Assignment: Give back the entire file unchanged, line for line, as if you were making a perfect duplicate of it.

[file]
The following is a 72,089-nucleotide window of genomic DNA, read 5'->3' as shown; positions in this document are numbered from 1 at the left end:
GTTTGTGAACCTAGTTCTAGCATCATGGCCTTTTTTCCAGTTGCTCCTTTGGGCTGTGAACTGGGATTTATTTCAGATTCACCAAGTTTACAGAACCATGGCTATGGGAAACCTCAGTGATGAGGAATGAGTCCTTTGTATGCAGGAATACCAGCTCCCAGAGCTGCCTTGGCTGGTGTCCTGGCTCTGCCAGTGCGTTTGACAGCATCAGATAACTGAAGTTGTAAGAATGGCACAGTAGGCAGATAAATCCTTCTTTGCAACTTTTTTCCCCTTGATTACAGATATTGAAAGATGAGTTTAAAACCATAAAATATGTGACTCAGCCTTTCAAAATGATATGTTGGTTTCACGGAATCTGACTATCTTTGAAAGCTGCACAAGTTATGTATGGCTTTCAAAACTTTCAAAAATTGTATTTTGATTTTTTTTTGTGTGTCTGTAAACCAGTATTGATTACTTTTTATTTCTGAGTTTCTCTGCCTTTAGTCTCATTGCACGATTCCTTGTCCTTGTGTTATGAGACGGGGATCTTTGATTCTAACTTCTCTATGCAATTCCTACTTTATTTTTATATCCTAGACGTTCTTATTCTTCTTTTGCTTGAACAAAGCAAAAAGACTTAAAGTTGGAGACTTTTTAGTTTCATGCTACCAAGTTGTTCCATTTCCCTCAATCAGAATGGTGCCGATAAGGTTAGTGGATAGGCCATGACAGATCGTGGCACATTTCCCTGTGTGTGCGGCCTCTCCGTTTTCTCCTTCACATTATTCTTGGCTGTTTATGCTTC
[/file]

The following is a 72,089-nucleotide window of genomic DNA, read 5'->3' as shown; positions in this document are numbered from 1 at the left end:
GTTTGTGAACCTAGTTCTAGCATCATGGCCTTTTTTCCAGTTGCTCCTTTGGGCTGTGAACTGGGATTTATTTCAGATTCACCAAGTTTACAGAACCATGGCTATGGGAAACCTCAGTGATGAGGAATGAGTCCTTTGTATGCAGGAATACCAGCTCCCAGAGCTGCCTTGGCTGGTGTCCTGGCTCTGCCAGTGCGTTTGACAGCATCAGATAACTGAAGTTGTAAGAATGGCACAGTAGGCAGATAAATCCTTCTTTGCAACTTTTTTCCCCTTGATTACAGATATTGAAAGATGAGTTTAAAACCATAAAATATGTGACTCAGCCTTTCAAAATGATATGTTGGTTTCACGGAATCTGACTATCTTTGAAAGCTGCACAAGTTATGTATGGCTTTCAAAACTTTCAAAAATTGTATTTTGATTTTTTTTTGTGTGTCTGTAAACCAGTATTGATTACTTTTTATTTCTGAGTTTCTCTGCCTTTAGTCTCATTGCACGATTCCTTGTCCTTGTGTTATGAGACGGGGATCTTTGATTCTAACTTCTCTATGCAATTCCTACTTTATTTTTATATCCTAGACGTTCTTATTCTTCTTTTGCTTGAACAAAGCAAAAAGACTTAAAGTTGGAGACTTTTTAGTTTCATGCTACCAAGTTGTTCCATTTCCCTCAATCAGAATGGTGCCGATAAGGTTAGTGGATAGGCCATGACAGATCGTGGCACATTTCCCTGTGTGTGCGGCCTCTCCGTTTTCTCCTTCACATTATTCTTGGCTGTTTATGCTTC